The Herlihys are a working class family from Chicago whose three children take wildly divergent paths: Brian joins the Marines right out of High School and goes to Vietnam, Michael becomes ... See full summary »
Mitch became caught up with his career as a sport commentator and journalist. He ignored his girlfriend and did not make time to do things in life that are of the most value to a human ... See full summary »
Alcoholic Billy reflects on his country-music career that never happened and beats his wife Glory Marie, also a drunk. Grown-up son Hank has moved away, but teenaged Phoebe and sensitive ... See full summary »
Based on the landmark civil rights case Sipes vs. McGhee, The Color of Courage chronicles the friendship between a white woman and a black woman whose family, the McGhees, has moved into a ... See full summary »
Based on a true story, 15 year old Tina Spangler discovers she is pregnant. Her choices are abortion, adoption, or a lonely, exhausting life as a single parent. Abandoned by her boyfriend, ... See full summary »
The movie spotlights an intelligent high school senior and National Merit Scholar (Bryant) who has never been part of the "in crowd." She teaches a high school equivalency night class, ... See full summary »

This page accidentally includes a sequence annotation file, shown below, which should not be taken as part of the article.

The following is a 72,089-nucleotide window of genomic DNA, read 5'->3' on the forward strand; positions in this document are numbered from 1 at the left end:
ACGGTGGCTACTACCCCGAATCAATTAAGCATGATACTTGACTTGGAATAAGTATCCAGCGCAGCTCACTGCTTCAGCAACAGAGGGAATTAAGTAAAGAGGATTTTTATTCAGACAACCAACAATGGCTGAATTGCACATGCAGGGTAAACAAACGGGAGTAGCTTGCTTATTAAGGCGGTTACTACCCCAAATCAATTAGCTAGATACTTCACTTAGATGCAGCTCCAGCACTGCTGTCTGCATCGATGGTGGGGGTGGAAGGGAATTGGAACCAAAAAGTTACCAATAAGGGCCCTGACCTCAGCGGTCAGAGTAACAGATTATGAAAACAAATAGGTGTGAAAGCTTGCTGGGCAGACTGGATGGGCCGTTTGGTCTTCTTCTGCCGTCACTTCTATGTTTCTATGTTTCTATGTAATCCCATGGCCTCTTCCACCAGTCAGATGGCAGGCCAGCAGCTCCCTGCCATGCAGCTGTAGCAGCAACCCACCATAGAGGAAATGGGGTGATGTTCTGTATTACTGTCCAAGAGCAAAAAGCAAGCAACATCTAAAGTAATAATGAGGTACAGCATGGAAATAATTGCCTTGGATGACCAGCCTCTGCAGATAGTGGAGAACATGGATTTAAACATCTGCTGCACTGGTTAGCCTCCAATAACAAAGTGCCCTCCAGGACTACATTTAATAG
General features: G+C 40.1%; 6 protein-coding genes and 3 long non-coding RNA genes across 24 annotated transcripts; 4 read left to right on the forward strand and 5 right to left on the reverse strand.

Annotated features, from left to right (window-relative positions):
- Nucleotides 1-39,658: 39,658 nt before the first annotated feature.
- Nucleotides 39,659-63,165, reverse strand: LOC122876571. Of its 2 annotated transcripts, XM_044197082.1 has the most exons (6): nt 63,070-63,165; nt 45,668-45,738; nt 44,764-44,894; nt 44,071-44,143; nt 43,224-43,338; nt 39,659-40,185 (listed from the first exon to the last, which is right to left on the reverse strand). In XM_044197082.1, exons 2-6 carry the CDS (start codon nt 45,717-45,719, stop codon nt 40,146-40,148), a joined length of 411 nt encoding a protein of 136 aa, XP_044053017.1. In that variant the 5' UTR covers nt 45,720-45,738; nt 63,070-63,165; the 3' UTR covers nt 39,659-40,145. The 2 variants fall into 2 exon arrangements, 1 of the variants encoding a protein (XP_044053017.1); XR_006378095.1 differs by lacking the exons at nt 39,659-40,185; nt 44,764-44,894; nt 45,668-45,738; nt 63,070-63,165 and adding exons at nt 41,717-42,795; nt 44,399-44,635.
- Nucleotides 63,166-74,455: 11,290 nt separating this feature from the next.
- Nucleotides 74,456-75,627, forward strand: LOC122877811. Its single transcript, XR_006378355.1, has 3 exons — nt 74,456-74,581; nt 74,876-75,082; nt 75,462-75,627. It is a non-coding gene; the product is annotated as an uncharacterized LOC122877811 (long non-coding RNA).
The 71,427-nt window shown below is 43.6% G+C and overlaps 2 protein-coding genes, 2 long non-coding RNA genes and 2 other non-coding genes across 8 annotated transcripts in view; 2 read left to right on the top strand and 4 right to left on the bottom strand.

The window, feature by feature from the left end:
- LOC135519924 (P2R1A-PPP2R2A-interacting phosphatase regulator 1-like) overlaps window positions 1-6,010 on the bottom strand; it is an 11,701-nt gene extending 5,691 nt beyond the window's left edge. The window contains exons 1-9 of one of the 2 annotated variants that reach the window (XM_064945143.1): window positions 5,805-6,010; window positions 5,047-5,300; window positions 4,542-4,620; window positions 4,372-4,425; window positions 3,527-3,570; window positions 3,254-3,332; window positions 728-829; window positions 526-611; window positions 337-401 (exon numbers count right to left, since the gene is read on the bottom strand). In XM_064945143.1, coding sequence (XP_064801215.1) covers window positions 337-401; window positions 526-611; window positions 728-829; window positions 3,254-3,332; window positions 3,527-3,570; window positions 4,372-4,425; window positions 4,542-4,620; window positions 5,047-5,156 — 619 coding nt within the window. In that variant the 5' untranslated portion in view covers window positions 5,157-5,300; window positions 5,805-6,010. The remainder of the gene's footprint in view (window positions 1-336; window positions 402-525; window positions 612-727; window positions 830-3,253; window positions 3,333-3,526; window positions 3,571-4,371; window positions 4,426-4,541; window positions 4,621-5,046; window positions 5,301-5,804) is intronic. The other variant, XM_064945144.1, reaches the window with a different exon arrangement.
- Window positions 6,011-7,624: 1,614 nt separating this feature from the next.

The Herlihys are a working class family from Chicago whose three children take wildly divergent paths: Brian joins the Marines right out of High School and goes to Vietnam, Michael becomes involved in the civil rights movement and after campaigning for Bobby Kennedy and Eugene McCarthy becomes involved in radical politics, and Katie gets pregnant, moves to San Francisco and joins a hippie commune. Meanwhile, the Taylors are an African-American family living in the deep South. When Willie Taylor, a minister and civil rights organizer, is shot to death, his son Emmet moves to the city and eventually joins the Black Panthers, serving as a bodyguard for Fred Hampton. Written by
In the scene where Katie and her baby are walking through the Haight-Ashbury after she's just quit her job at the strip club, the man she walks by prior to having her purse stolen is clearly supposed to be Charles Manson. See more »
Playing over the scene with the graphic "Loyola University, 1964" is The Byrds' version of the Bob Dylan song "The Times They Are A-Changin'" which was not recorded until September, 1965. Dylan's version was released in January, 1964. See more »
[On his son Michael being a Conscientious Objector to Vietnam]
"If my son says he can't fight, it's not because he's not brave enough, it's because he's brave enough to stand up for what he believes in."
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Being that I was not around in the 60's, I don't know how accurate the portrayal was. However, I think the actors and actresses did a good job with their characters. It did seem odd that this one family pretty much experienced every aspect of the 60's. My favorite character was Brian, but he was also played by my favorite actor, and I thought that character experienced the most change. It was a little soap-opera like, especially the reunion at Woodstock, but that was my favorite part! I really liked this movie for its plot, not its recreation of a decade. I even bought it on video!
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